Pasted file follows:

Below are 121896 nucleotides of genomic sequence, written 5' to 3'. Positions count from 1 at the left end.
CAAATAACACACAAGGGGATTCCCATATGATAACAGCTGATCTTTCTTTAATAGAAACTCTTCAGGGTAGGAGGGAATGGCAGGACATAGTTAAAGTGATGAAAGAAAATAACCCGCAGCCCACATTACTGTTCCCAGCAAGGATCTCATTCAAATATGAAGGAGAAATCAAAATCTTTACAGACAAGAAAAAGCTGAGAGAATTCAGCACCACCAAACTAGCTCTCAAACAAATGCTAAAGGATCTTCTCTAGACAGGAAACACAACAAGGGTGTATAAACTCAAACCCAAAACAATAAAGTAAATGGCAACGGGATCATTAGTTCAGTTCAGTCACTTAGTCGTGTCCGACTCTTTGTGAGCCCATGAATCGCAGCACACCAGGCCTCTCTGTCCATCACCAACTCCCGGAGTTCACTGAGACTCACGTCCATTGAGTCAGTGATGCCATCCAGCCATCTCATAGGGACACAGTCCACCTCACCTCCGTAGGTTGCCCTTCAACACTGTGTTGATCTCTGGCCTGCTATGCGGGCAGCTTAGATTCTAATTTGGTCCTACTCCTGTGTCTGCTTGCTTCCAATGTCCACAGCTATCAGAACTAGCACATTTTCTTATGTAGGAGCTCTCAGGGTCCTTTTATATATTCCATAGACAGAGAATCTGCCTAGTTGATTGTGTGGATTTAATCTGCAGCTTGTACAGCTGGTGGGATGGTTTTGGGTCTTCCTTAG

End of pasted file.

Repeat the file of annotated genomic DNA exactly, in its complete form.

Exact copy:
Below are 121896 nucleotides of genomic sequence, written 5' to 3'. Positions count from 1 at the left end.
CAAATAACACACAAGGGGATTCCCATATGATAACAGCTGATCTTTCTTTAATAGAAACTCTTCAGGGTAGGAGGGAATGGCAGGACATAGTTAAAGTGATGAAAGAAAATAACCCGCAGCCCACATTACTGTTCCCAGCAAGGATCTCATTCAAATATGAAGGAGAAATCAAAATCTTTACAGACAAGAAAAAGCTGAGAGAATTCAGCACCACCAAACTAGCTCTCAAACAAATGCTAAAGGATCTTCTCTAGACAGGAAACACAACAAGGGTGTATAAACTCAAACCCAAAACAATAAAGTAAATGGCAACGGGATCATTAGTTCAGTTCAGTCACTTAGTCGTGTCCGACTCTTTGTGAGCCCATGAATCGCAGCACACCAGGCCTCTCTGTCCATCACCAACTCCCGGAGTTCACTGAGACTCACGTCCATTGAGTCAGTGATGCCATCCAGCCATCTCATAGGGACACAGTCCACCTCACCTCCGTAGGTTGCCCTTCAACACTGTGTTGATCTCTGGCCTGCTATGCGGGCAGCTTAGATTCTAATTTGGTCCTACTCCTGTGTCTGCTTGCTTCCAATGTCCACAGCTATCAGAACTAGCACATTTTCTTATGTAGGAGCTCTCAGGGTCCTTTTATATATTCCATAGACAGAGAATCTGCCTAGTTGATTGTGTGGATTTAATCTGCAGCTTGTACAGCTGGTGGGATGGTTTTGGGTCTTCCTTAG